Monetary policy U. S.

A review of Fed mandates

The unemployment rate in the U. S. decreased to 5.30 percent in June of 2015, lowest since it peaked at 10 percent in November 2009. The unemployment rate has since dropped at a rate of 0.85 percentage a year almost linearly with the help of the central bank’s monetary stimulus. The unemployment rates have been favored by the fact that many people who lost their jobs have given up looking for jobs. The job market is expected to improve further in the next one or two years as more manufacturing is moving back to the U. S. from oversees and it could reach 4sh percent. Note that a record low unemployment rate is 2.5 percent in 1953 but an average in the past half century is at high 5sh percent.

“While the labor market has moved closer to the FOMC’s mandated goal of maximum employment, less progress has been made in moving inflation close to the FOMC’s longer-run objective of 2 percent …”, said Janet Yellen at a recent speech [1]. “Overall consumer price inflation has been close to zero over the past year, in large part because the big drop in crude oil prices since last summer has pushed down prices for gasoline and other consumer energy products.” The core inflation, which excludes the volatile categories of energy and food prices, is currently at annual rate of 1.2 percent, far below 2 percent target. I think the inflation in the U. S. will remain low and below target for quite some time. This is because first, the diverse course of monetary policies between the U. S. and the rest of the world will further strengthen U. S. dollar, thus making imported goods cheaper for the U. S. Second, the oil prices will remain suppressed thanks to the increasing oil and natural gas production in the U. S. The benefit of low oil prices is yet to be fully transmitted to the goods. The resolution of Iranian sanction is now on horizon, so more oil will come to the market. Third, there is little wage pressure despite of the reduction in unemployment rate.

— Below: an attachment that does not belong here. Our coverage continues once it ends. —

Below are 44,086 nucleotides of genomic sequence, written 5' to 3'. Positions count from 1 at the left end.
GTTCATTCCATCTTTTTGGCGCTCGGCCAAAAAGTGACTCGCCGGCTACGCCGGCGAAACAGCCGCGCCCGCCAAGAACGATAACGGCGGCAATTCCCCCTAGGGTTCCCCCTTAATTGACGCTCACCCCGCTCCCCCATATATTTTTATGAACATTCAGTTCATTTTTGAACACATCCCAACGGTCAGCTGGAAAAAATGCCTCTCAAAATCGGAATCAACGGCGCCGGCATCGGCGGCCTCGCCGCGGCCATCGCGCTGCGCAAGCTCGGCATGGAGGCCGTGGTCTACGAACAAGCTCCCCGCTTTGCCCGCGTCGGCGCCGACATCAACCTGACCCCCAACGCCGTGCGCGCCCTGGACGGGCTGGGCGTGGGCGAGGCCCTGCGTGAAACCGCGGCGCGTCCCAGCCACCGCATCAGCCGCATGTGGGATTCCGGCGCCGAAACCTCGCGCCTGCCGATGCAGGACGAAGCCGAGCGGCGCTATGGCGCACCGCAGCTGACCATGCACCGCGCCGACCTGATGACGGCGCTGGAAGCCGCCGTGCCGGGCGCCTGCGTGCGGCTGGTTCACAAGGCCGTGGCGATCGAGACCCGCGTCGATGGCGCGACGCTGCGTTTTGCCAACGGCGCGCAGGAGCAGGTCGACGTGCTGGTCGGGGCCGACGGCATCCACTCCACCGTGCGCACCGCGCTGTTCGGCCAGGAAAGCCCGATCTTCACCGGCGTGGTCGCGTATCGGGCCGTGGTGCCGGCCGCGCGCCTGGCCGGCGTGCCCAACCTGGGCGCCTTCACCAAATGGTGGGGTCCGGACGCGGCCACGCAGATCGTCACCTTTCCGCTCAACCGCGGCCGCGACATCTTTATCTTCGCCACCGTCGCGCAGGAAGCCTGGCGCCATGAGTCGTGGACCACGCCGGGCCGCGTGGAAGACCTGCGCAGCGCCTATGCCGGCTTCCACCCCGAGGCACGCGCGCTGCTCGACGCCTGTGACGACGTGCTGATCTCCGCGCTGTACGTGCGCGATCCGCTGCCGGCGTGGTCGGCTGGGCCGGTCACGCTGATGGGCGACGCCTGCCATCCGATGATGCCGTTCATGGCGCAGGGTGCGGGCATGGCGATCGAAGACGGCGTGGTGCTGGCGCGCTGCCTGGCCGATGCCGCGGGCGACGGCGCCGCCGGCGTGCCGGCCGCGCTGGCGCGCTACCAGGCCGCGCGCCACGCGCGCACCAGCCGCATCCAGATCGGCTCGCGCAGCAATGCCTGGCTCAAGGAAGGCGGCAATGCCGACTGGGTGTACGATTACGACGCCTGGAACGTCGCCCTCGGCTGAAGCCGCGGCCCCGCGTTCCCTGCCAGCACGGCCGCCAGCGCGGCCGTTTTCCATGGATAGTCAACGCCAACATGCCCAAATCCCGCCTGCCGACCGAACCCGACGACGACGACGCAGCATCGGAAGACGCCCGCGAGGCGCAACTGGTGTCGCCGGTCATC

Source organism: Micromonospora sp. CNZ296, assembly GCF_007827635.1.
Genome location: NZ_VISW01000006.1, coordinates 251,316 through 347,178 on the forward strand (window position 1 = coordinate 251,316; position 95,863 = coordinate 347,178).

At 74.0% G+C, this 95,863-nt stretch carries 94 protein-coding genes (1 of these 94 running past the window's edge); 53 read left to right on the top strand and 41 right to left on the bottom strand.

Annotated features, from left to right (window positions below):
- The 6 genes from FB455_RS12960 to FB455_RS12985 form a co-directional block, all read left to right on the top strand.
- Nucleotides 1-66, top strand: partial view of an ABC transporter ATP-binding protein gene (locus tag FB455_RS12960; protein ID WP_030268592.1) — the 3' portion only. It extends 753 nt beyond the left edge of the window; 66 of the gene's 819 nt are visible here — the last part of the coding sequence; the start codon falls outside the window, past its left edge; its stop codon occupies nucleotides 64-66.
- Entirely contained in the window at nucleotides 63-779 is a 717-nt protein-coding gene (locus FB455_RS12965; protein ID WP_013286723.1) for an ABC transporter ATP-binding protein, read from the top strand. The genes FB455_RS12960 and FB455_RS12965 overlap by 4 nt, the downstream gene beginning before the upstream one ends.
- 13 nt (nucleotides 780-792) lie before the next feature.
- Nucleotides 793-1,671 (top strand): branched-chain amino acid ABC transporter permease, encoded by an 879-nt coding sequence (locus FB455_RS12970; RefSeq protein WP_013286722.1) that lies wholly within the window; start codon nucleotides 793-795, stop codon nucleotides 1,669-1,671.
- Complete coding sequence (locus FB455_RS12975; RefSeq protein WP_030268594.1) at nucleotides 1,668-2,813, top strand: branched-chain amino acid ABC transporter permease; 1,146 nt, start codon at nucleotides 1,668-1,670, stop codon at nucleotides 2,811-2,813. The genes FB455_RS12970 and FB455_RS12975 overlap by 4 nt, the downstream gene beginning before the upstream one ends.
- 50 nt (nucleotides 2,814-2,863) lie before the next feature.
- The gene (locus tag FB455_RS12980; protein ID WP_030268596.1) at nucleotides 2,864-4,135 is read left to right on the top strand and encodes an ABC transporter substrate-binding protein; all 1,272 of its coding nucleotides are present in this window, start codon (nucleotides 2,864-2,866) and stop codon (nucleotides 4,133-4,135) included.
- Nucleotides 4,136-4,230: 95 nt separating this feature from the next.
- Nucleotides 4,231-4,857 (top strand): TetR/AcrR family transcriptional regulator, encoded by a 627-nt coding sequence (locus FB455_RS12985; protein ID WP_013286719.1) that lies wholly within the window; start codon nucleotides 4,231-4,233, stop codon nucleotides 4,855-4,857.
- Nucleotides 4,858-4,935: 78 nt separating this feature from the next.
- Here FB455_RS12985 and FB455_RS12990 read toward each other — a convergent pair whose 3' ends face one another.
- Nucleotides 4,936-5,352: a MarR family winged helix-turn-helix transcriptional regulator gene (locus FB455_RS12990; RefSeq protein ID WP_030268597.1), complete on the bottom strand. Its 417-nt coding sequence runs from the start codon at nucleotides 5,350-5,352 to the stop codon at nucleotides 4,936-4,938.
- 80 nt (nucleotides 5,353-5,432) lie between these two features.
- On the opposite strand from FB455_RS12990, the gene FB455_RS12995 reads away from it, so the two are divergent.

Beside to maximize employment and to keep price stability, the Fed has taken partial responsibility to maintain financial stability. This is additional to the Fed since the 07/08 financial crisis. The recent turbulences in Greece has proved that the financial system in the world, especially in the U. S. has become much robust after yeas’ overhaul. There was literally no impact to the financial market in the U. S. at the event that Greece defaulted on the IMF loans on July 2.

So the Fed has only left some job to do with the price stability. Inflation is an expression of the value of time. Low inflation appears to be good for short term, but it depresses timing value of money in long term. Inflation is also a driving force of consumption and therefore of economic growth. For the Fed, increasing the interest rates too fast will worsen the inflation situation. In that sense, it is trustful that Fed will be careful when they raise the policy rates.

The current ultra low interest rates (at zero bound), however, has left the Fed without an important conventional monetary tool if some unknown events causing economic downtown. Therefore the Fed has a desire to regain the option by increasing the policy rates. Janet Yellen has been clear on it as well [1].


[1] Janet Yellen, Recent developments and the outlook for the economy, speech at the City Club of Cleveland, Ohio, July 10, 2015

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